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Peter Murray


The new London Society Book Group will be holding its first meeting on 9 May in the evening (venue tbc, but central London).

The book being discussed is the Booker Prize-winning ‘Offshore‘ by Penelope Fitzgerald.

The discussion will be continued online , so even if you can’t make the meeting you can still contribute to the debate. (And you don’t have to be a London Society member to come to the meeting or take part in the online discussion.)

To join the mailing list for this meeting and for future books, please sign up here.

Set among the houseboat community of the Thames, ‘Offshore’ is a dry, genuinely funny novel, set among the houseboat community who rise and fall with the tide of the Thames on Battersea Reach. Living between land and water, they feel as if they belong to neither…


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Peter Murray

Are you interested in books about London, or set in the capital?

There’s a proposal for the London Society to set up a Book Group to discuss books – fiction, non-fiction, history, biography, whatever – that relate to London.

We’d write up the discussions and post them online, and invite comments from people who’ve also read the title, but who weren’t at the meeting. The idea is that we encourage as many people as we can to read the very best books about the capital.

As well as members of the group, we’d need someone to do some organising behind the scenes – letting members know which title is going to be discussed next and arranging meeting times.

You wouldn’t need to be a member of the London Society to take part.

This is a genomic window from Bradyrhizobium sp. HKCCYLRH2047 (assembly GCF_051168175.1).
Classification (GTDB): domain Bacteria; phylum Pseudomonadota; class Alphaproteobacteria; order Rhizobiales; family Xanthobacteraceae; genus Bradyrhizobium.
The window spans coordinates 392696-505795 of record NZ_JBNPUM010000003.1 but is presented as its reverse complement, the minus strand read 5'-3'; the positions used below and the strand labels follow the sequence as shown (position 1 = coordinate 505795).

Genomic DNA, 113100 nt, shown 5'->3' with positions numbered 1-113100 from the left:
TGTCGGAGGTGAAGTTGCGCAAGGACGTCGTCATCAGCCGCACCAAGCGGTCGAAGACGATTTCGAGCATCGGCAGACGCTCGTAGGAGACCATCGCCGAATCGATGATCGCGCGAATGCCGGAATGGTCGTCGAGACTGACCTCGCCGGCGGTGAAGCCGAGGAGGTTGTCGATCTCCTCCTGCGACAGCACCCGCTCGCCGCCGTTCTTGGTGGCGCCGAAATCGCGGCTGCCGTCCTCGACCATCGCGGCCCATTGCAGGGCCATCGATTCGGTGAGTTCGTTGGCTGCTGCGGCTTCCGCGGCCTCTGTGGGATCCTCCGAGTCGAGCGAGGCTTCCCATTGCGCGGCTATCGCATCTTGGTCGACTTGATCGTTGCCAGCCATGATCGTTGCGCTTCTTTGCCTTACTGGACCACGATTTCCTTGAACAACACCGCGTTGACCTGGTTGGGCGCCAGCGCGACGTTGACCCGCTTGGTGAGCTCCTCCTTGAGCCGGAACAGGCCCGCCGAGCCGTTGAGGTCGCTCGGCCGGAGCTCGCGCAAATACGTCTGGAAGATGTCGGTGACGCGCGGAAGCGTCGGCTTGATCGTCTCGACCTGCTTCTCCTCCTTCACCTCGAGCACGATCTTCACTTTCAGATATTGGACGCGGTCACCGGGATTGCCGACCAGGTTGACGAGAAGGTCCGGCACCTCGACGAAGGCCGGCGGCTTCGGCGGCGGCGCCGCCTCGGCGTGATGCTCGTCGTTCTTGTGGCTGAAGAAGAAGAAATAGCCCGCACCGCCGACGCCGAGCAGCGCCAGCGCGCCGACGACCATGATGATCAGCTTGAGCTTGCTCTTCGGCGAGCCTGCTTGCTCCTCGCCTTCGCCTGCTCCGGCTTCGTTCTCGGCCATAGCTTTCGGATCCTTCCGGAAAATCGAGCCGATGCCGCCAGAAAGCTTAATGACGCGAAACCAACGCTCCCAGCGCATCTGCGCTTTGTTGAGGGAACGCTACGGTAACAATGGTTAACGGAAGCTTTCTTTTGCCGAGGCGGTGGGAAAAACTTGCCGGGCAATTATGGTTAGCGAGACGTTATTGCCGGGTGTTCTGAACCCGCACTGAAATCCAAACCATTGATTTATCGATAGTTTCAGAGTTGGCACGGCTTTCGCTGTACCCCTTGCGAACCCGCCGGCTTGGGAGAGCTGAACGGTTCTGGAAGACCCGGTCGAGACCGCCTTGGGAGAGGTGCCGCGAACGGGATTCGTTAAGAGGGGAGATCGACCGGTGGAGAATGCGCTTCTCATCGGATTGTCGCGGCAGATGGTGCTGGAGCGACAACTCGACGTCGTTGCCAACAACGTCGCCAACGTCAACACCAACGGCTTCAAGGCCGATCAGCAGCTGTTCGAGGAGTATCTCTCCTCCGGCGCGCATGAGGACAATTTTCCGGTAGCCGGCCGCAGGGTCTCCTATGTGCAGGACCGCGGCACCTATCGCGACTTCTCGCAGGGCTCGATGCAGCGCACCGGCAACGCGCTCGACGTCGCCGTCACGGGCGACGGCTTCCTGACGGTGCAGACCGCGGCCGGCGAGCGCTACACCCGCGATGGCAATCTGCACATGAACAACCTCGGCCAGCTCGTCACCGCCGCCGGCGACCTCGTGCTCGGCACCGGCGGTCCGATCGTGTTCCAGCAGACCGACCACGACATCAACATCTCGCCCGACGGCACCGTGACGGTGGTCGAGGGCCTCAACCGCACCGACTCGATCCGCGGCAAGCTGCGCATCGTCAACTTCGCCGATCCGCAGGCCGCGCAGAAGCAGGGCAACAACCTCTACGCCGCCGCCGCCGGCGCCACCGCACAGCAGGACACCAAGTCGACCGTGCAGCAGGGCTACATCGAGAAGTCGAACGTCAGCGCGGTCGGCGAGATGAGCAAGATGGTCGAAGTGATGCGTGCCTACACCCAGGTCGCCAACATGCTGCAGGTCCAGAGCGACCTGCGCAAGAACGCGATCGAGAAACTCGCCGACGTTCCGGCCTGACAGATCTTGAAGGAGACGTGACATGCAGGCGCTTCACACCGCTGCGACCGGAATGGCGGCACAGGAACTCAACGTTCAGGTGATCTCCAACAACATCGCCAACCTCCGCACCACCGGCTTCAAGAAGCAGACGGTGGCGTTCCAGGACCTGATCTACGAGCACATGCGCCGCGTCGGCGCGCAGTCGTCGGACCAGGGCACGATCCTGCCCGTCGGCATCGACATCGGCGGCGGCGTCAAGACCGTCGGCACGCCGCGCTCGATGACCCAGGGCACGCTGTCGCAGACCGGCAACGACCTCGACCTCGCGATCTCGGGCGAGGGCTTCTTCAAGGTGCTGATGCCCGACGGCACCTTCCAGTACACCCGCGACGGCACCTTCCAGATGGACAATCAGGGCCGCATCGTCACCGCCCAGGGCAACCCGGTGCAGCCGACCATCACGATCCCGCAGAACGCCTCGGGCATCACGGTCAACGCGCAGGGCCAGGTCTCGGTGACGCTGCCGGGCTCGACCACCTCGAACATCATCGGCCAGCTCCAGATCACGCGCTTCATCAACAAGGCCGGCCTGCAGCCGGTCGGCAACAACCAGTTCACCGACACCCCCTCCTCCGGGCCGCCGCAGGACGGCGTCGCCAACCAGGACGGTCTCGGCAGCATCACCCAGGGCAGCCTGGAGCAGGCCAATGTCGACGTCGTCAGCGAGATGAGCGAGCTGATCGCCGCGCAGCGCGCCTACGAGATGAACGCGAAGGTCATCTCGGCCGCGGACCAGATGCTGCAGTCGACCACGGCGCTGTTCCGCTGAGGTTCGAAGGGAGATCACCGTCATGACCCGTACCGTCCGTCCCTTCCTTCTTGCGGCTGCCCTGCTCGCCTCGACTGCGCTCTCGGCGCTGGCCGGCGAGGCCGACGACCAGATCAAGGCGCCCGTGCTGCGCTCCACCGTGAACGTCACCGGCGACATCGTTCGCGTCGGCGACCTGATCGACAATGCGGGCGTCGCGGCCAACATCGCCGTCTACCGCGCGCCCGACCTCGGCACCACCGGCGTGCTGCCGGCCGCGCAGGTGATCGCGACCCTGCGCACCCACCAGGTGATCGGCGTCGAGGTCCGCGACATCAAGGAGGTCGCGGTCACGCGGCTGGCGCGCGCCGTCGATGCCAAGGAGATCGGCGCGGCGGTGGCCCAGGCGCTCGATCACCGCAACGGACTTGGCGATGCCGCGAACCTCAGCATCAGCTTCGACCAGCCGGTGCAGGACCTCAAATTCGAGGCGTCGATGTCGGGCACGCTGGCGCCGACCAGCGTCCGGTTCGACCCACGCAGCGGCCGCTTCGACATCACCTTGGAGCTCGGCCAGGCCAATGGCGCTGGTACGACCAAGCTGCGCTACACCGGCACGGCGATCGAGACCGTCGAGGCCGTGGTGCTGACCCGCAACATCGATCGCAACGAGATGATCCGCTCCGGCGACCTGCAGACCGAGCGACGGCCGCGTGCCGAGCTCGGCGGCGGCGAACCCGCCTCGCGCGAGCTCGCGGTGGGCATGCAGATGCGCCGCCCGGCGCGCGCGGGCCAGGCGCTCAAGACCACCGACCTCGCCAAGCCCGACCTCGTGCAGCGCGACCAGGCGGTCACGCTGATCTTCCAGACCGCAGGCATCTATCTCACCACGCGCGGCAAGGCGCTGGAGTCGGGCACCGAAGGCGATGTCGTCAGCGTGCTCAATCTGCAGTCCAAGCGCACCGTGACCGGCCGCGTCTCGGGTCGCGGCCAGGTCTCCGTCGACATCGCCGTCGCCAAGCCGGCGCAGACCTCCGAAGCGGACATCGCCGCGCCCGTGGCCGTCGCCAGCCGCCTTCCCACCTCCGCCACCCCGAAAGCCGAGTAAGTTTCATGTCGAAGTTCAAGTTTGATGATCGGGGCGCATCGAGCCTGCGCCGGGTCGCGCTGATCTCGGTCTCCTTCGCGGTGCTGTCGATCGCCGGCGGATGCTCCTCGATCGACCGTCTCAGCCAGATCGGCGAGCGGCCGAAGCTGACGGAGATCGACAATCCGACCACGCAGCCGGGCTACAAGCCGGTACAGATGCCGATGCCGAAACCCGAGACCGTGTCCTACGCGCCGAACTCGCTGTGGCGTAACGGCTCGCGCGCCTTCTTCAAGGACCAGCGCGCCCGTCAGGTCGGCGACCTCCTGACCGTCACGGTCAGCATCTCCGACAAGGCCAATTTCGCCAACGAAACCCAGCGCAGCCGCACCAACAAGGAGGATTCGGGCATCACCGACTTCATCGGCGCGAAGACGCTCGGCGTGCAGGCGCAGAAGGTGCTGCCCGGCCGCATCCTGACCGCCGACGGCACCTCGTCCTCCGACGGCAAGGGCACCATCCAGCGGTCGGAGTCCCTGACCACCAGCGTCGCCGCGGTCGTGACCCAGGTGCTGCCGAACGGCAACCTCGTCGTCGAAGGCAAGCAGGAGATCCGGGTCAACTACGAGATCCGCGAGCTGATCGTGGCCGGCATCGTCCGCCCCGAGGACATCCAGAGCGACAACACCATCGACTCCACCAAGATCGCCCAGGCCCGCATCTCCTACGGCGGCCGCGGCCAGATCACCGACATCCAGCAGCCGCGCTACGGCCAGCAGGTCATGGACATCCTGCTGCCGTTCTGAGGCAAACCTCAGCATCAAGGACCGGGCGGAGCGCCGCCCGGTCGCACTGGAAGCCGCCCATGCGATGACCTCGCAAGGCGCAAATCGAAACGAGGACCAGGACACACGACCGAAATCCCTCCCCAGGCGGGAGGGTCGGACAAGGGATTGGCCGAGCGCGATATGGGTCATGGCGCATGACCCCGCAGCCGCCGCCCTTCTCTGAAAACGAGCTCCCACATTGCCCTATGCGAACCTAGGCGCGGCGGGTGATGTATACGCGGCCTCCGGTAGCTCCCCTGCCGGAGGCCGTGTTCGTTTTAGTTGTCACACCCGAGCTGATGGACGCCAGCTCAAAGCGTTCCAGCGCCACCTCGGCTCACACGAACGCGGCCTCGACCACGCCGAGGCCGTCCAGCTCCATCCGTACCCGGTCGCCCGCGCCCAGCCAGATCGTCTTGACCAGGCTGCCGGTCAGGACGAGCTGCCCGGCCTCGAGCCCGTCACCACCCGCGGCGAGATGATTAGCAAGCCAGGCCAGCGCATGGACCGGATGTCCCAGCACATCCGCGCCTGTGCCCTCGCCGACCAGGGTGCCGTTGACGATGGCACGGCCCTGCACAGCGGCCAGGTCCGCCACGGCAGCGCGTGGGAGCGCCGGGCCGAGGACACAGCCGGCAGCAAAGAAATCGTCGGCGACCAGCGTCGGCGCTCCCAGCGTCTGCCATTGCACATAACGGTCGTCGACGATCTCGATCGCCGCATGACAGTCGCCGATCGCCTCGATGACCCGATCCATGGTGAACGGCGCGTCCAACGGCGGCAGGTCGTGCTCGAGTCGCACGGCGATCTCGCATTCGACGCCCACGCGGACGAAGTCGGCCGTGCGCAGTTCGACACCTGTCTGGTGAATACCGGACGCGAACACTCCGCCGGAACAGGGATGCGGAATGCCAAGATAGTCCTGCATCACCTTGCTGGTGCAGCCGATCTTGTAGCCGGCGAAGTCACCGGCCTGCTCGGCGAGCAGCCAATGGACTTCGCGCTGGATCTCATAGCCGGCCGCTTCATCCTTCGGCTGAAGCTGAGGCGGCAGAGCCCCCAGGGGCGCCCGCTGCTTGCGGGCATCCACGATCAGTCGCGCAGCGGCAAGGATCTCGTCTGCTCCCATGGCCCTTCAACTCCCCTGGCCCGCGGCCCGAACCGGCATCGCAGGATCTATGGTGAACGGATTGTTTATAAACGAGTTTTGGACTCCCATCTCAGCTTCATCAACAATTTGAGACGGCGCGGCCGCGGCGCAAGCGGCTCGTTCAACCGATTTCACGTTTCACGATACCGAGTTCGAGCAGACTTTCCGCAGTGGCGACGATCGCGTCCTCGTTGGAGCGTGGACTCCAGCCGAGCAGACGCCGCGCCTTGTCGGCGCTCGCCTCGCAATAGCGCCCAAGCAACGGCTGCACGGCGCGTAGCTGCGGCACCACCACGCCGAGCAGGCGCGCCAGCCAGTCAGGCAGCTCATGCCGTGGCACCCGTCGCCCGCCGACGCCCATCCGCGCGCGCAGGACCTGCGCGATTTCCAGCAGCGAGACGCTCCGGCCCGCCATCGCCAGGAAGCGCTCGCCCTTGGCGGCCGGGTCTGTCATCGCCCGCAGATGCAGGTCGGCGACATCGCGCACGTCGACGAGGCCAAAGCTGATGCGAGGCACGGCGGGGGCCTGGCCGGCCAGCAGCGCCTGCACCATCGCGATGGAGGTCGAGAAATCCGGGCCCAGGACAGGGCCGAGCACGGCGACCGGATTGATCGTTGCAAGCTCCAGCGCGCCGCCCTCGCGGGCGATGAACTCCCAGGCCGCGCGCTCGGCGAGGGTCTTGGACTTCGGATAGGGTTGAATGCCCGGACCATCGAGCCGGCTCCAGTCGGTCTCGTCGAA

If you’re interested in joining or in helping to run the group, please click on this link we’ll be in touch.


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Peter Murray


We’re delighted that this year’s pre-Christmas talk will be given by Matt Brown, editor-at-large of the Londonist website and author of (among many other books) “Everything you know about London is Wrong“.

Matt will share stories from some of the most intriguing of his perambulations around the capital. Find out what happens behind the lights of Piccadilly Circus; how to stand on the weather vane of St Bride’s; the secret rooms and relics of St Paul’s; and how to dress yourself in the morning when your day includes a trip down the Northern Outfall Sewer AND the press launch of a new sherry bar.

And there’ll be myths shattered, legends overturned and long-held “facts” disproved as Matt shares gems from Everything you know about London is Wrong.

Matt’s book makes an ideal stocking-filler – we’ll have some to purchase at the event – and we round off the evening in traditional style, with mince pies, drinks and other festive goodies.

I hope you can join us – tickets are available here.

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Peter Murray


hawks-booksAs a member of the London Society, chances are your home contains a well-curated shelf of London books. You might even run to a bookcase full. Still, we’re betting you’ve got a way to go to equal Hawk Norton. Norton, who used to work in the printing business, reckons he has approximately 5,000 books relating to the UK capital, constituting what must be the largest private collection on the subject. They are housed in his Brentford home, shelved from floor to ceiling, with stacked boxes struggling to contain the overflow. It started around 40 years ago with a single book, a present from his mother: now the collection includes everything from the first published survey of London, compiled by John Stow in 1598, to Peter Murray’s 2016 Streets Ahead: The Future of London’s Roads, as well as antique prints and maps. Even as he is still adding new titles, Norton reluctantly decided to reclaim some of his living space and began selling off his books. He has just issued his latest catalogue, which runs to 129 pages of small type. With the books listed under categories including ‘Lost London’, ‘Under London’ and ‘London’s Dead’ it makes fantastic reading in itself. Send an email to to request a pdf copy and prepare to spend.



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